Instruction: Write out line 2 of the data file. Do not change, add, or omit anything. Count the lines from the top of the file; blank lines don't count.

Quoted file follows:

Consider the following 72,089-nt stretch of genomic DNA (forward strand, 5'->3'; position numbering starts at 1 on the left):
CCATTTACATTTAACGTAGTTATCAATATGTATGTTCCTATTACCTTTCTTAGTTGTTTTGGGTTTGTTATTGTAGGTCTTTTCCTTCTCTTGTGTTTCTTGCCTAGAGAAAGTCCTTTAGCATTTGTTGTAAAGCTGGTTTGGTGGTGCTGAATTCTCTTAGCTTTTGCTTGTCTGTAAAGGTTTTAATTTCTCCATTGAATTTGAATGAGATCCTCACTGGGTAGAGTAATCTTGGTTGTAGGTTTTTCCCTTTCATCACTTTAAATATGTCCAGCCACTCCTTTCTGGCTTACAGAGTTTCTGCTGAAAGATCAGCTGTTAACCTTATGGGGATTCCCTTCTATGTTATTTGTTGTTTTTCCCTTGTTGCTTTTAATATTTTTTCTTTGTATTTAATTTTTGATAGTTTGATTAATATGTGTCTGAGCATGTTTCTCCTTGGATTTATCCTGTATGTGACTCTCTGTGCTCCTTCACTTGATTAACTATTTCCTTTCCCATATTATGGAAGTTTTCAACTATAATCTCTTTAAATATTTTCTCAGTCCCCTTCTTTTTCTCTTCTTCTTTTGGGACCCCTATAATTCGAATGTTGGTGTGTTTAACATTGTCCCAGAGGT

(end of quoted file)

CCATTTACATTTAACGTAGTTATCAATATGTATGTTCCTATTACCTTTCTTAGTTGTTTTGGGTTTGTTATTGTAGGTCTTTTCCTTCTCTTGTGTTTCTTGCCTAGAGAAAGTCCTTTAGCATTTGTTGTAAAGCTGGTTTGGTGGTGCTGAATTCTCTTAGCTTTTGCTTGTCTGTAAAGGTTTTAATTTCTCCATTGAATTTGAATGAGATCCTCACTGGGTAGAGTAATCTTGGTTGTAGGTTTTTCCCTTTCATCACTTTAAATATGTCCAGCCACTCCTTTCTGGCTTACAGAGTTTCTGCTGAAAGATCAGCTGTTAACCTTATGGGGATTCCCTTCTATGTTATTTGTTGTTTTTCCCTTGTTGCTTTTAATATTTTTTCTTTGTATTTAATTTTTGATAGTTTGATTAATATGTGTCTGAGCATGTTTCTCCTTGGATTTATCCTGTATGTGACTCTCTGTGCTCCTTCACTTGATTAACTATTTCCTTTCCCATATTATGGAAGTTTTCAACTATAATCTCTTTAAATATTTTCTCAGTCCCCTTCTTTTTCTCTTCTTCTTTTGGGACCCCTATAATTCGAATGTTGGTGTGTTTAACATTGTCCCAGAGGT